Tuesday, 5 September 2017

T-55A Medium Tank [WIP - Assembly Part 2 of 3]

Assembly of the Tamiya T-55A medium tank continues with the addition of a variety of parts on its upper hull. Adding details that greatly enhance the tank's overall look, these parts consist of fender fuel tanks, fuel drums, storage boxes, headlights, spare tracks, grilles, exhaust, driver's hatch, tow cables, a snorkel, and an unditching log. Each piece contributes to a more interesting upper hull.

Tamiya T-55A Medium Tank build, work-in-progress (Part 2 of 3) - front upper hull
Tamiya T-55A Medium Tank build, work-in-progress (Part 2 of 3) - rear upper hull 

Continuing from where I left off, Step 6 saw the start of my frustrations with this kit's assembly process. The headlights, especially, were a nightmare to work with. Tiny parts with rounded surfaces combined with small areas of contact between surfaces meant gluing them together was almost an exercise in futility. Getting the headlights to stay in the correct position before applying glue was nigh impossible. I improvised by first lightly coating the parts with extra thin glue. This allowed the headlights to stick long enough to the opposing surface in order to be positioned correctly. Once the parts were in their proper position, more glue was applied to form a stronger bond.    

Of the two parts in Step 6, the headlight was tougher (nay, a nightmare) to assemble
Front end of the T-55A takes shape with the addition of its headlights, tow hooks, driver's hatch etc.
Closeup of the detailed parts on the T-55A's front end

After the fiddly nature of the headlights, the remaining parts of the T-55As' front upper hull were thankfully much easier to assemble and quickly fell into place. Details of note on the front upper hull include, among others, fender fuel tanks, storage boxes, spare tracks, driver's hatch and tow hooks. 

Fender fuel tanks, spare tracks and storage boxes add more detail to the front upper hull
T-55A Medium Tank, front upper hull with requisite parts (after Steps 5 through 7)

Then it was the rear upper hull's turn. Tamiya AFV model kits rarely include photo-etch parts but at least a mesh was provided to simulate the grilles. Measuring the mesh against a 1:1 scale diagram representation of the grille size, I proceeded to cut out four rectangular pieces of mesh (see below). These were an accurate fit for the relevant rear upper hull sections, and subsequently glued in place.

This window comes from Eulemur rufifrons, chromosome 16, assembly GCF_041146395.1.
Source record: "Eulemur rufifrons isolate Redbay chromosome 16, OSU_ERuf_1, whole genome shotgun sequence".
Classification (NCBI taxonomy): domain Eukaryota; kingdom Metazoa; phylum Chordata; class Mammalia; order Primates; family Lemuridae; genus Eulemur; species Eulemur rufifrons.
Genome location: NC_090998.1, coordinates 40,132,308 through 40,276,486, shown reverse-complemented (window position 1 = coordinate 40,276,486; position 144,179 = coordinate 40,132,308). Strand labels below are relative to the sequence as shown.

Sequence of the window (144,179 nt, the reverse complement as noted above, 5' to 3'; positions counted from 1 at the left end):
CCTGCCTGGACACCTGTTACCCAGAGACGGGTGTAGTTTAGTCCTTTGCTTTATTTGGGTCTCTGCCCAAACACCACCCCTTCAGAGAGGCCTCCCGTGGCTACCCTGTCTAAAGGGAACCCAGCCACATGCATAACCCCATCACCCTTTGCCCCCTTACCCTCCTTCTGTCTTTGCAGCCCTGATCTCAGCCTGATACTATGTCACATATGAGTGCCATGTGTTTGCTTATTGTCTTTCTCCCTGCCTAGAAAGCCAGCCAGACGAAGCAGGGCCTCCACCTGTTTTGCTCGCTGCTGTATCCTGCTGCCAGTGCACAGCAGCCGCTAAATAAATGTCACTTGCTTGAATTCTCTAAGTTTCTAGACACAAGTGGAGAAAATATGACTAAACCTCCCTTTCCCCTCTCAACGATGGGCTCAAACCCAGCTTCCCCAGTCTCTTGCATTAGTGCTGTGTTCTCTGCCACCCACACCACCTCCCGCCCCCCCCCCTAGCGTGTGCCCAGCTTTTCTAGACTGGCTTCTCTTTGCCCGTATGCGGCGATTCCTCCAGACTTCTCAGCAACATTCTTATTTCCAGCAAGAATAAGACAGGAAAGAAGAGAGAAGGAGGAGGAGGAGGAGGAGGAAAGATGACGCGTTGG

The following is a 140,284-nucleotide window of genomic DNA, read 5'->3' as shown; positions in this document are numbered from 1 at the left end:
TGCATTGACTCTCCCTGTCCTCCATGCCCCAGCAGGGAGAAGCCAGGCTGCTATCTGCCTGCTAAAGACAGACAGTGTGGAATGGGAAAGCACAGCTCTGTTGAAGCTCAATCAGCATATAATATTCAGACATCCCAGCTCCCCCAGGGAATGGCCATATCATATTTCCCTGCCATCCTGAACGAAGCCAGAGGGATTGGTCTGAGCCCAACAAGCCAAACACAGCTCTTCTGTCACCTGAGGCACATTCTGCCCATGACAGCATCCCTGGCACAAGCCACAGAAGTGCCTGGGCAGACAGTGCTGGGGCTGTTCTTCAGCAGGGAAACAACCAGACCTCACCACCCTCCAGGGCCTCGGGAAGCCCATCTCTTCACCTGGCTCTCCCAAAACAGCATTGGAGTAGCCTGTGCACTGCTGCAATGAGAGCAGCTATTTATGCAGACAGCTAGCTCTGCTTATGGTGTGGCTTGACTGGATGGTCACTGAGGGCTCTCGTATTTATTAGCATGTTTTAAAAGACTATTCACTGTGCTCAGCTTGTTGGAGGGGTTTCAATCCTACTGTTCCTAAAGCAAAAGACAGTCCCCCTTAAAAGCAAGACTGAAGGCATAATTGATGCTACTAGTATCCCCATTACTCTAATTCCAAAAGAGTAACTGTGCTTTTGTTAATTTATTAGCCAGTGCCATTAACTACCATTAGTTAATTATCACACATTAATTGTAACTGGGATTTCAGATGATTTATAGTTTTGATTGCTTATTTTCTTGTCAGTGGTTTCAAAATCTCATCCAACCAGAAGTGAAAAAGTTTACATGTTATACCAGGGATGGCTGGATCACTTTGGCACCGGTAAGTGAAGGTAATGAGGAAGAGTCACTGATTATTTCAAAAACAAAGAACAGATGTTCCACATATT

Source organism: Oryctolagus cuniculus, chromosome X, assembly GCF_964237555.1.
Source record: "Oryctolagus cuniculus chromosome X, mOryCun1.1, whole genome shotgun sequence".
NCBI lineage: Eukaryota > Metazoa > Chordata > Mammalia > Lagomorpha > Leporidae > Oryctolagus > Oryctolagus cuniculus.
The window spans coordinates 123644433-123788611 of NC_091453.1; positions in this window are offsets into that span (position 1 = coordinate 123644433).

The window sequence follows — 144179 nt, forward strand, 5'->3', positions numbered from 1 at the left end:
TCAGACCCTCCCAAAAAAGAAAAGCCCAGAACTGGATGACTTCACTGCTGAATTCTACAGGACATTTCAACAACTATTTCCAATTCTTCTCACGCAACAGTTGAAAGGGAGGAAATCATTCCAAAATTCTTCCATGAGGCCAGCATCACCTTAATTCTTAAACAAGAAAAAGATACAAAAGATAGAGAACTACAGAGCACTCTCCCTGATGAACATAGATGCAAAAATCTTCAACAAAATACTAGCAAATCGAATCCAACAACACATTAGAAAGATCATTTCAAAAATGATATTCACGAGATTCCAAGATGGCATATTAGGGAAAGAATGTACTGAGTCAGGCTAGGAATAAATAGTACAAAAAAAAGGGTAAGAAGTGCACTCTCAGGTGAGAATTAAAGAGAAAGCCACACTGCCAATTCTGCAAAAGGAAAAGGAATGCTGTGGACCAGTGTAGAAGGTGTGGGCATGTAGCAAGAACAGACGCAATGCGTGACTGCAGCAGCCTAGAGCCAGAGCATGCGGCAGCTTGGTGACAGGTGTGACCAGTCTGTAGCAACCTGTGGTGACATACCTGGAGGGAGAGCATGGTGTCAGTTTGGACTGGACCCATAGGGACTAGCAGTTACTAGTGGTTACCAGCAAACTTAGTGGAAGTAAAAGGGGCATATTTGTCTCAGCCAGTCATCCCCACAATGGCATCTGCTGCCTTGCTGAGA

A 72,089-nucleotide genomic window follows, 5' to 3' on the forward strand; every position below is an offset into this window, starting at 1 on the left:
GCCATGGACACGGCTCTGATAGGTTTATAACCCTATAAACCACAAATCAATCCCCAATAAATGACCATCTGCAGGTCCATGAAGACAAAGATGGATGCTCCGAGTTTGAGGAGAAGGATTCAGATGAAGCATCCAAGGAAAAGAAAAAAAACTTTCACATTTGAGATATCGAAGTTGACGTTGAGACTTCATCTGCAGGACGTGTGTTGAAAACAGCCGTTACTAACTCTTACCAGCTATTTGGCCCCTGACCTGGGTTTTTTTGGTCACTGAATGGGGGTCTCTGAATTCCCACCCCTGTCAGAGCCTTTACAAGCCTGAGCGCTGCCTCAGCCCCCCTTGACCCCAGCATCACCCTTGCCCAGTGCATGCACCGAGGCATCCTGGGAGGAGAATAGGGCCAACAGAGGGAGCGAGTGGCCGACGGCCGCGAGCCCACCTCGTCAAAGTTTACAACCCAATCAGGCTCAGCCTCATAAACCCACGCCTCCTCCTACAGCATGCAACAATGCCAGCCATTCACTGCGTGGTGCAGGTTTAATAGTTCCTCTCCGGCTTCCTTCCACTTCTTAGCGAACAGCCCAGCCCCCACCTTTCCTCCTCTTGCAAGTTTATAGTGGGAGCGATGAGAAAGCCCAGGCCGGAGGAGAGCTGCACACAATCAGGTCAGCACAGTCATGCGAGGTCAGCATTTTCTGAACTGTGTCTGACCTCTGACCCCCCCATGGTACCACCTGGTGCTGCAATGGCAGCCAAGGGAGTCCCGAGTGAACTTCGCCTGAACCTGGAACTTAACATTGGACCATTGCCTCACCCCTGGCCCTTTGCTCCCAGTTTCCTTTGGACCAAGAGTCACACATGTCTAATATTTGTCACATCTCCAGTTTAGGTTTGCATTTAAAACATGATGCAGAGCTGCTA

A mesh was cut into four correctly sized pieces used to simulated grilles on the rear upper hull
Grille set (left) and storage boxes (right) for the T-55A's rear upper hull
Early stages of the assembly for the T-55A rear upper hull parts
At this stage, the rear upper hull still looks bare with more parts yet to be added

Yet more stowage boxes and fender fuel tanks completed the rear upper hull assembly. The only other accessory for the T-55A's upper hull were its tow cables which will be painted separately before being attached. Tamiya used a string to mimic the textures of a tow cable, which was fairly sufficient.

Rear upper hull looks much better with the addition of storage boxes and fender fuel tanks
T-55A Medium Tank, rear upper hull after Steps 8 and 9

Meanwhile, lots of cool details such as fuel drums, a snorkel and an unditching log were added to the T-55A's rear end. The snorkel in particular was specific to the T-55A version I was building namely the medium tank found in the Czechoslovakian army during the cold war. Both the fuel drums and unditching log were pretty much standard fare for almost all T-55/T-55A versions.

Yet more detail on the T-55A rear end (fuel drums, snorkel and log) and fenders (tow cables)
Fuel drums, a snorkel, an unditching log/beam and tow cables
T-55A Medium Tank's rear end (after Steps 8 through 10)

While steps 6 through 11 had rough moments, it wasn't anything a little patience couldn't solve. Tamiya's reputation for easy-to-assemble kits is well-earned and the difficulty I faced is largely in relation to what I'm used to before (snap-fit parts from Bandai or straightforward miniature figurine assembly). Only one-third of the assembly process to go before I have a T-55A ready for priming and painting. Next up will be the pièce de résistance of the kit, or any tank model kit for that matter, i.e. the turret. Until then, it's back to work on the snowspeeder. Updates in the next post, of course.